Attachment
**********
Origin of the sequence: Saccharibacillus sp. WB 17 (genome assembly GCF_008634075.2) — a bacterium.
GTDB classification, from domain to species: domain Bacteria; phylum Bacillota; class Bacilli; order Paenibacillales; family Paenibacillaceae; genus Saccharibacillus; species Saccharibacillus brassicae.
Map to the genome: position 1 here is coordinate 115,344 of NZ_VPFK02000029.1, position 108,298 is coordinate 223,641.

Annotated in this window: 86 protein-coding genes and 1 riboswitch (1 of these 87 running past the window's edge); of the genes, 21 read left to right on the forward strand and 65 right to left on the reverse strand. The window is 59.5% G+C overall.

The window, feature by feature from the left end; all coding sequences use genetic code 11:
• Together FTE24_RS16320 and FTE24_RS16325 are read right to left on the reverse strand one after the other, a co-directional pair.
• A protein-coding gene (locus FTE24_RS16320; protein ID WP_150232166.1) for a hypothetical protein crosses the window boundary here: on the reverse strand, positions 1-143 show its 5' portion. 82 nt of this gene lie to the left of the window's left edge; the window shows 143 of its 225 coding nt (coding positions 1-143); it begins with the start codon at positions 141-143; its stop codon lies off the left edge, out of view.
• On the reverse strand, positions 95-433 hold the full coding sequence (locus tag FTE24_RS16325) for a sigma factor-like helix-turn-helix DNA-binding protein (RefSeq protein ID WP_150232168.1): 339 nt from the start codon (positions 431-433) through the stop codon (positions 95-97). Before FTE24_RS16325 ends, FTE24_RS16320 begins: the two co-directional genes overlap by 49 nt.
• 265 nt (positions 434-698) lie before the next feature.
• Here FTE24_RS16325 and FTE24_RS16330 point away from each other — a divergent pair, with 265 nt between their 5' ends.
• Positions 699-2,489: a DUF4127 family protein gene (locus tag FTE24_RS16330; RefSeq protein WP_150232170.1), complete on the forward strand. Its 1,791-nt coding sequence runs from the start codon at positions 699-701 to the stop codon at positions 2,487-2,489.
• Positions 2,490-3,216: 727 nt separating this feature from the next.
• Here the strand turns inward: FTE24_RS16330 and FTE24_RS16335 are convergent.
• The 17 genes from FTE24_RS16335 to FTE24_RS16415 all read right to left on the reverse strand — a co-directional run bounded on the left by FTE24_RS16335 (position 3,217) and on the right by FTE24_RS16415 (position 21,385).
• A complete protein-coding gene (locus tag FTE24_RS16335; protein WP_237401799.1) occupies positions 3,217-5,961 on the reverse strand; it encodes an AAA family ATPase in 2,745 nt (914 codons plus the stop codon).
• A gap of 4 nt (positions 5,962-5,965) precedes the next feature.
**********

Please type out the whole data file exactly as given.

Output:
Origin of the sequence: Saccharibacillus sp. WB 17 (genome assembly GCF_008634075.2) — a bacterium.
GTDB classification, from domain to species: domain Bacteria; phylum Bacillota; class Bacilli; order Paenibacillales; family Paenibacillaceae; genus Saccharibacillus; species Saccharibacillus brassicae.
Map to the genome: position 1 here is coordinate 115,344 of NZ_VPFK02000029.1, position 108,298 is coordinate 223,641.

Annotated in this window: 86 protein-coding genes and 1 riboswitch (1 of these 87 running past the window's edge); of the genes, 21 read left to right on the forward strand and 65 right to left on the reverse strand. The window is 59.5% G+C overall.

The window, feature by feature from the left end; all coding sequences use genetic code 11:
• Together FTE24_RS16320 and FTE24_RS16325 are read right to left on the reverse strand one after the other, a co-directional pair.
• A protein-coding gene (locus FTE24_RS16320; protein ID WP_150232166.1) for a hypothetical protein crosses the window boundary here: on the reverse strand, positions 1-143 show its 5' portion. 82 nt of this gene lie to the left of the window's left edge; the window shows 143 of its 225 coding nt (coding positions 1-143); it begins with the start codon at positions 141-143; its stop codon lies off the left edge, out of view.
• On the reverse strand, positions 95-433 hold the full coding sequence (locus tag FTE24_RS16325) for a sigma factor-like helix-turn-helix DNA-binding protein (RefSeq protein ID WP_150232168.1): 339 nt from the start codon (positions 431-433) through the stop codon (positions 95-97). Before FTE24_RS16325 ends, FTE24_RS16320 begins: the two co-directional genes overlap by 49 nt.
• 265 nt (positions 434-698) lie before the next feature.
• Here FTE24_RS16325 and FTE24_RS16330 point away from each other — a divergent pair, with 265 nt between their 5' ends.
• Positions 699-2,489: a DUF4127 family protein gene (locus tag FTE24_RS16330; RefSeq protein WP_150232170.1), complete on the forward strand. Its 1,791-nt coding sequence runs from the start codon at positions 699-701 to the stop codon at positions 2,487-2,489.
• Positions 2,490-3,216: 727 nt separating this feature from the next.
• Here the strand turns inward: FTE24_RS16330 and FTE24_RS16335 are convergent.
• The 17 genes from FTE24_RS16335 to FTE24_RS16415 all read right to left on the reverse strand — a co-directional run bounded on the left by FTE24_RS16335 (position 3,217) and on the right by FTE24_RS16415 (position 21,385).
• A complete protein-coding gene (locus tag FTE24_RS16335; protein WP_237401799.1) occupies positions 3,217-5,961 on the reverse strand; it encodes an AAA family ATPase in 2,745 nt (914 codons plus the stop codon).
• A gap of 4 nt (positions 5,962-5,965) precedes the next feature.